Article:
Let’s try combining a couple empirical studies on unrelated matters to support the following proposition:
–The “mediator’s proposal,” as a form of choice delegation, can help parties reach settlement. The proposal becomes a portal or entryway to decision.
First Study: Delegating Difficult Choices
The first study is titled, “Delegating Decisions: Recruiting Others to Make Difficult Choices” [Fn. 1]. Here’s what this study shows about the human tendency to delegate difficult decisions to others.
1. Choice Avoidance. Choice difficulty often leads to a variety of forms of choice avoidance. For example, people often:
• Postpone a difficult decision, either by gathering more information, seeking additional alternatives, or simply mulling it over;
• Avoid a difficult decision by sticking with the status quo—i.e., by doing nothing at all.
2. Choice Delegation. One way to avoid choosing is to delegate choice responsibility to someone else. Delegation differs from avoidance as follows:
• Delegation relinquishes control to someone else — avoidance doesn’t;
• Delegation removes the fear of being “at fault” for a poor decision — avoidance doesn’t;
• Delegation adds value when the delegatee is an expert — avoidance doesn’t; and
• Delegation overcomes paralysis when a choice must be made — avoidance doesn’t.
In the medical arena, for example, studies show that patients afraid of making a “wrong” decision often prefer that doctors make the treatment decisions for them.
A conclusion from the first study is this:
–As the difficulty of making a choice increases, people are more likely to delegate the decision to another person.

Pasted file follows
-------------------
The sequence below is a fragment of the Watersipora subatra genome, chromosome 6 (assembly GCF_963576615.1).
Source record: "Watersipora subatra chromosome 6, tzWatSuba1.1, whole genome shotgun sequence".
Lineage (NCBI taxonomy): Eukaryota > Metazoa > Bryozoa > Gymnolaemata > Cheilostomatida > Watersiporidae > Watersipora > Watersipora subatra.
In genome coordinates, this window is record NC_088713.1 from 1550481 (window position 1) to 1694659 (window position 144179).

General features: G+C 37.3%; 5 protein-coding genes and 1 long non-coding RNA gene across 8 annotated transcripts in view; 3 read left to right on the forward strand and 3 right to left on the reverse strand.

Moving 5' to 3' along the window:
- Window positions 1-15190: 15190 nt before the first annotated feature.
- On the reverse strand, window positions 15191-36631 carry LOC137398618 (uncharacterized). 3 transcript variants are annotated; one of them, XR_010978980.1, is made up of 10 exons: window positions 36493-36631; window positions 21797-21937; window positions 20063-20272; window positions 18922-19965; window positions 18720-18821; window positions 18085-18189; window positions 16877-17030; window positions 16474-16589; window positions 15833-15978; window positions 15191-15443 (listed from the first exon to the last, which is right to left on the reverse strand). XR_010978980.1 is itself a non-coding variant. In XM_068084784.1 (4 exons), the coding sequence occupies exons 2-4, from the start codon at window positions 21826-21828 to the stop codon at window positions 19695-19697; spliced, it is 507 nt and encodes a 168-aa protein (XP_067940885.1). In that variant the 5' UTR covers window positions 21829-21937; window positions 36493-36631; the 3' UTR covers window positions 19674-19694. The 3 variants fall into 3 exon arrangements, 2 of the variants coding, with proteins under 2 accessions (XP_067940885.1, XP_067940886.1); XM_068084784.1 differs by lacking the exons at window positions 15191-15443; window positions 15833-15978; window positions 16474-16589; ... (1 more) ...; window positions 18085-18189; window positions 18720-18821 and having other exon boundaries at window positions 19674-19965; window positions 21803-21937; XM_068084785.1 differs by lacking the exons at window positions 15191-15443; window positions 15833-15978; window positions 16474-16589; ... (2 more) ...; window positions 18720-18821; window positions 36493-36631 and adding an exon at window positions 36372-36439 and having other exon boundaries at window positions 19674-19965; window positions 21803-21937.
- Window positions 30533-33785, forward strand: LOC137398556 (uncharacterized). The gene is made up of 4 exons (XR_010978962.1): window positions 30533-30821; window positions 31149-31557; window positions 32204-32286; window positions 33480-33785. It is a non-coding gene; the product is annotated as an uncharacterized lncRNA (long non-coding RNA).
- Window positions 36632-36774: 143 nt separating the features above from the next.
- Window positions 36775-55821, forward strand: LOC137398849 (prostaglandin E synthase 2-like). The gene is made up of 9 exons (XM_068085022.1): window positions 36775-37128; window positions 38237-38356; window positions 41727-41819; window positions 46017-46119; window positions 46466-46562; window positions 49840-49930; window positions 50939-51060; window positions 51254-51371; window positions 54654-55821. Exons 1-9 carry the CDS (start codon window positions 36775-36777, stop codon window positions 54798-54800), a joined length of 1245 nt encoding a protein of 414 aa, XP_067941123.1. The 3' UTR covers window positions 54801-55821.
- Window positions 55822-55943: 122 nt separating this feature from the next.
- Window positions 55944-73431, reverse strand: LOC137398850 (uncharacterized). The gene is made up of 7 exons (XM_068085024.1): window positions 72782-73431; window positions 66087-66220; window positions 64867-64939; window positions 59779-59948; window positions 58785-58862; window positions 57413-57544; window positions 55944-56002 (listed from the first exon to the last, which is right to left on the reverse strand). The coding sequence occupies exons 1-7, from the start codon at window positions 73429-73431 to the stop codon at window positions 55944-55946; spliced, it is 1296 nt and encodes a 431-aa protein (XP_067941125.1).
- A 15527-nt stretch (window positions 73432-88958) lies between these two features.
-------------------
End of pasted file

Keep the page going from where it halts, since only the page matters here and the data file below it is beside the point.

Second Study: How a Mediator’s Proposal Can Help
The second study is titled, ”Inside the Caucus: An Empirical Analysis of Mediation from Within” [Fn. 2]. Here’s what this study shows about the effective use of a “mediator’s proposal.”
A mediator’s proposal is a “very common closing device” for many mediators—and can be highly effective. One of the authors of this study, Lisa Klerman, has mediated more than 400 case. She has used a mediator’s proposal frequently in her practice, resulting in many settlements.
Ms. Klerman reports that her success with the mediator’s proposal is a function of how she uses it:
• The only time she uses it is when the parties’ positions are getting close and she believes a mediator’s proposal can bridge the remaining gap to settlement;
• She only makes a mediator’s proposal when she believes both sides will accept it, based on her experience and judgment from mediating many cases;
• “The parties then respond confidentially to her”; and
• If only one party “accepts” the mediator’s proposal, the rejecting party “never finds out that the other side accepted it.”
A mediator’s proposal can actually “be harmful,” the study reports, when “the parties are so far apart that a mediator’s proposal would be unlikely to succeed.”
A conclusion from the second study is this:
–When the positions of mediating parties are starting to get close, a mediator’s proposal can help the parties reach agreement.
Putting the Two Studies Together—A Theory
So, in combining the results of the two studies, we come up with this theory:
1. People are inclined to delegate responsibility for making difficult choices to someone else—especially to an expert; so,
2. If a mediator senses the parties are close to settlement but can’t quite get there; then
3. A mediator can fill the role of an expert delegatee by offering a mediator’s proposal.
What do you think about this theory of the mediator’s proposal being a portal to decision, based on choice delegation inclinations?
Footnote 1. This “Delegating Decisions” study is by two professors, (i) Mary Steffel, assistant professor of marketing at the D’Amore-McKim School of Business at Northeastern University of Boston, MA 02115, and (ii) Elanor F. Williams, assistant professor of marketing at the Kelley School of Business at Indiana University of Bloomington, IN. Their study report is linked above and is published at Journal of Consumer Research, Volume 44, Issue 5, February 2018, at 1015-1032.
Footnote 2. “Inside the Caucus: An Empirical Analysis of Mediation from Within” is the report of a study by Professor of Law & History, USC Law School, Daniel Klerman, and by Clinical Professor of Law and Director, Mediation Clinic, USC Law School, Lisa Klerman, is published in 12 Journal of Empirical Legal Studies, 686-715 (Dec. 2015), and is linked above.
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